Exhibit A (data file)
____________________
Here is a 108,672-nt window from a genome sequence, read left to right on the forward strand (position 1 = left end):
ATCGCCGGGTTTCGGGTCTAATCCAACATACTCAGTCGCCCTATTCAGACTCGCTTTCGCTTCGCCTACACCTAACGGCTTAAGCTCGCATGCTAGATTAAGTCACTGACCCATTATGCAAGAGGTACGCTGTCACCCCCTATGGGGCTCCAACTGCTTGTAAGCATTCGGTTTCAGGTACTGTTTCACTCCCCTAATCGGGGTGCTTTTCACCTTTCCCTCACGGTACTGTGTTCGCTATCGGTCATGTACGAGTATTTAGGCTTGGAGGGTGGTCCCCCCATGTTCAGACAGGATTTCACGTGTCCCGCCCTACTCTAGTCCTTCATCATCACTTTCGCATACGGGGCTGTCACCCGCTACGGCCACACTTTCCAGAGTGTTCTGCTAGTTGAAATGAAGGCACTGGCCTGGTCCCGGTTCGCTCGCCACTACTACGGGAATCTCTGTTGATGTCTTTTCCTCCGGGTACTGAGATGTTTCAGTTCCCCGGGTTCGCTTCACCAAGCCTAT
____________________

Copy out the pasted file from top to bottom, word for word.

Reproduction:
Here is a 108,672-nt window from a genome sequence, read left to right on the forward strand (position 1 = left end):
ATCGCCGGGTTTCGGGTCTAATCCAACATACTCAGTCGCCCTATTCAGACTCGCTTTCGCTTCGCCTACACCTAACGGCTTAAGCTCGCATGCTAGATTAAGTCACTGACCCATTATGCAAGAGGTACGCTGTCACCCCCTATGGGGCTCCAACTGCTTGTAAGCATTCGGTTTCAGGTACTGTTTCACTCCCCTAATCGGGGTGCTTTTCACCTTTCCCTCACGGTACTGTGTTCGCTATCGGTCATGTACGAGTATTTAGGCTTGGAGGGTGGTCCCCCCATGTTCAGACAGGATTTCACGTGTCCCGCCCTACTCTAGTCCTTCATCATCACTTTCGCATACGGGGCTGTCACCCGCTACGGCCACACTTTCCAGAGTGTTCTGCTAGTTGAAATGAAGGCACTGGCCTGGTCCCGGTTCGCTCGCCACTACTACGGGAATCTCTGTTGATGTCTTTTCCTCCGGGTACTGAGATGTTTCAGTTCCCCGGGTTCGCTTCACCAAGCCTAT